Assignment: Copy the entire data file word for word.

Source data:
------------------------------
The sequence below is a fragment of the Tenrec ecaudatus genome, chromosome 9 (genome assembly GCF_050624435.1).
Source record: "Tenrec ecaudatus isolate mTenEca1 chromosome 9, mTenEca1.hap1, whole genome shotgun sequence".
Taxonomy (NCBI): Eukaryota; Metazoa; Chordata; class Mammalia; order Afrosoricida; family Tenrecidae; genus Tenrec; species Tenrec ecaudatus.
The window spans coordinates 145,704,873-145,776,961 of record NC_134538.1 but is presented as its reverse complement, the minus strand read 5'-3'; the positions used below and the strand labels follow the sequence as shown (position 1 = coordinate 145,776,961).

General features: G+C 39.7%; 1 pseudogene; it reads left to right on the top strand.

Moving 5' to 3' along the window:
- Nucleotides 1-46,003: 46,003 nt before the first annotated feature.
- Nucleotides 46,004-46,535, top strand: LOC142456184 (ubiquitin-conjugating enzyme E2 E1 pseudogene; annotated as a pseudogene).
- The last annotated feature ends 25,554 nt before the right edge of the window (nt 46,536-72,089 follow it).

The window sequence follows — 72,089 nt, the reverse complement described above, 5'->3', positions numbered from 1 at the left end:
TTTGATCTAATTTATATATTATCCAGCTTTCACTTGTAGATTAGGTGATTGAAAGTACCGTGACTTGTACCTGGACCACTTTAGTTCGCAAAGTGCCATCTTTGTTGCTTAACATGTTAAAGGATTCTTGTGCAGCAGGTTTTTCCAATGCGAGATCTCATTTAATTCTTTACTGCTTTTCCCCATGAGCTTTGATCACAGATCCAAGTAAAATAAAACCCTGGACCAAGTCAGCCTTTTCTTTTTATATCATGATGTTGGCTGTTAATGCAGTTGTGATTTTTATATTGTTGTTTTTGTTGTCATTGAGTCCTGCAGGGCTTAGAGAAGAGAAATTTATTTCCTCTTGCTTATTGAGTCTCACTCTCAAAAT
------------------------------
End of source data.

The sequence below is a fragment of the Tenrec ecaudatus genome, chromosome 9 (genome assembly GCF_050624435.1).
Source record: "Tenrec ecaudatus isolate mTenEca1 chromosome 9, mTenEca1.hap1, whole genome shotgun sequence".
Taxonomy (NCBI): Eukaryota; Metazoa; Chordata; class Mammalia; order Afrosoricida; family Tenrecidae; genus Tenrec; species Tenrec ecaudatus.
The window spans coordinates 145,704,873-145,776,961 of record NC_134538.1 but is presented as its reverse complement, the minus strand read 5'-3'; the positions used below and the strand labels follow the sequence as shown (position 1 = coordinate 145,776,961).

General features: G+C 39.7%; 1 pseudogene; it reads left to right on the top strand.

Moving 5' to 3' along the window:
- Nucleotides 1-46,003: 46,003 nt before the first annotated feature.
- Nucleotides 46,004-46,535, top strand: LOC142456184 (ubiquitin-conjugating enzyme E2 E1 pseudogene; annotated as a pseudogene).
- The last annotated feature ends 25,554 nt before the right edge of the window (nt 46,536-72,089 follow it).

The window sequence follows — 72,089 nt, the reverse complement described above, 5'->3', positions numbered from 1 at the left end:
TTTGATCTAATTTATATATTATCCAGCTTTCACTTGTAGATTAGGTGATTGAAAGTACCGTGACTTGTACCTGGACCACTTTAGTTCGCAAAGTGCCATCTTTGTTGCTTAACATGTTAAAGGATTCTTGTGCAGCAGGTTTTTCCAATGCGAGATCTCATTTAATTCTTTACTGCTTTTCCCCATGAGCTTTGATCACAGATCCAAGTAAAATAAAACCCTGGACCAAGTCAGCCTTTTCTTTTTATATCATGATGTTGGCTGTTAATGCAGTTGTGATTTTTATATTGTTGTTTTTGTTGTCATTGAGTCCTGCAGGGCTTAGAGAAGAGAAATTTATTTCCTCTTGCTTATTGAGTCTCACTCTCAAAAT